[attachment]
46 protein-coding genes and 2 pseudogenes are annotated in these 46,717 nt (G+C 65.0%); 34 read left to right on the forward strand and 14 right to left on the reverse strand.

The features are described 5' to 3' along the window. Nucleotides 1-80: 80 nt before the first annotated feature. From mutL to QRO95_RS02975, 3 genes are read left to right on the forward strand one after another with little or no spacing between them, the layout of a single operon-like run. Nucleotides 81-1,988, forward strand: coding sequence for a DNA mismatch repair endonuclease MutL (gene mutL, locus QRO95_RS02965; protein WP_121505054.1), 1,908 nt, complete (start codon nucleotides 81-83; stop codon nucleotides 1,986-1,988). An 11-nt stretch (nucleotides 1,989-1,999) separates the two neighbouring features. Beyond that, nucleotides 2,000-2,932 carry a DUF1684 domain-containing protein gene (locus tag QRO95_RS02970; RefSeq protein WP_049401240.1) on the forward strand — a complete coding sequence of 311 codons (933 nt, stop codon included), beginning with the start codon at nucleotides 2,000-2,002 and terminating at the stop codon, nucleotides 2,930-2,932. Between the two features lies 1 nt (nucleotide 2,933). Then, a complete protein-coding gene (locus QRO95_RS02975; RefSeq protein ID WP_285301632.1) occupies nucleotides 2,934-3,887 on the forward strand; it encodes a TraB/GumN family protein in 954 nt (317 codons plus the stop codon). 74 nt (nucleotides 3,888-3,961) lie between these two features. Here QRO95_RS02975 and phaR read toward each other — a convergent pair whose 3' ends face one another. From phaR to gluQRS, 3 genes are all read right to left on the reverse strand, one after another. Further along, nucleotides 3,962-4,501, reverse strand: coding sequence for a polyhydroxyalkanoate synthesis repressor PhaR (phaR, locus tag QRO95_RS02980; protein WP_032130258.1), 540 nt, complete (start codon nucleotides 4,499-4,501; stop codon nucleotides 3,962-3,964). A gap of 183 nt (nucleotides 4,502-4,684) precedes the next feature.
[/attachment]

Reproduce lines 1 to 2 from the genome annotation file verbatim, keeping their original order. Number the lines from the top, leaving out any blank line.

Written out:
46 protein-coding genes and 2 pseudogenes are annotated in these 46,717 nt (G+C 65.0%); 34 read left to right on the forward strand and 14 right to left on the reverse strand.

The features are described 5' to 3' along the window. Nucleotides 1-80: 80 nt before the first annotated feature. From mutL to QRO95_RS02975, 3 genes are read left to right on the forward strand one after another with little or no spacing between them, the layout of a single operon-like run. Nucleotides 81-1,988, forward strand: coding sequence for a DNA mismatch repair endonuclease MutL (gene mutL, locus QRO95_RS02965; protein WP_121505054.1), 1,908 nt, complete (start codon nucleotides 81-83; stop codon nucleotides 1,986-1,988). An 11-nt stretch (nucleotides 1,989-1,999) separates the two neighbouring features. Beyond that, nucleotides 2,000-2,932 carry a DUF1684 domain-containing protein gene (locus tag QRO95_RS02970; RefSeq protein WP_049401240.1) on the forward strand — a complete coding sequence of 311 codons (933 nt, stop codon included), beginning with the start codon at nucleotides 2,000-2,002 and terminating at the stop codon, nucleotides 2,930-2,932. Between the two features lies 1 nt (nucleotide 2,933). Then, a complete protein-coding gene (locus QRO95_RS02975; RefSeq protein ID WP_285301632.1) occupies nucleotides 2,934-3,887 on the forward strand; it encodes a TraB/GumN family protein in 954 nt (317 codons plus the stop codon). 74 nt (nucleotides 3,888-3,961) lie between these two features. Here QRO95_RS02975 and phaR read toward each other — a convergent pair whose 3' ends face one another. From phaR to gluQRS, 3 genes are all read right to left on the reverse strand, one after another. Further along, nucleotides 3,962-4,501, reverse strand: coding sequence for a polyhydroxyalkanoate synthesis repressor PhaR (phaR, locus tag QRO95_RS02980; protein WP_032130258.1), 540 nt, complete (start codon nucleotides 4,499-4,501; stop codon nucleotides 3,962-3,964). A gap of 183 nt (nucleotides 4,502-4,684) precedes the next feature.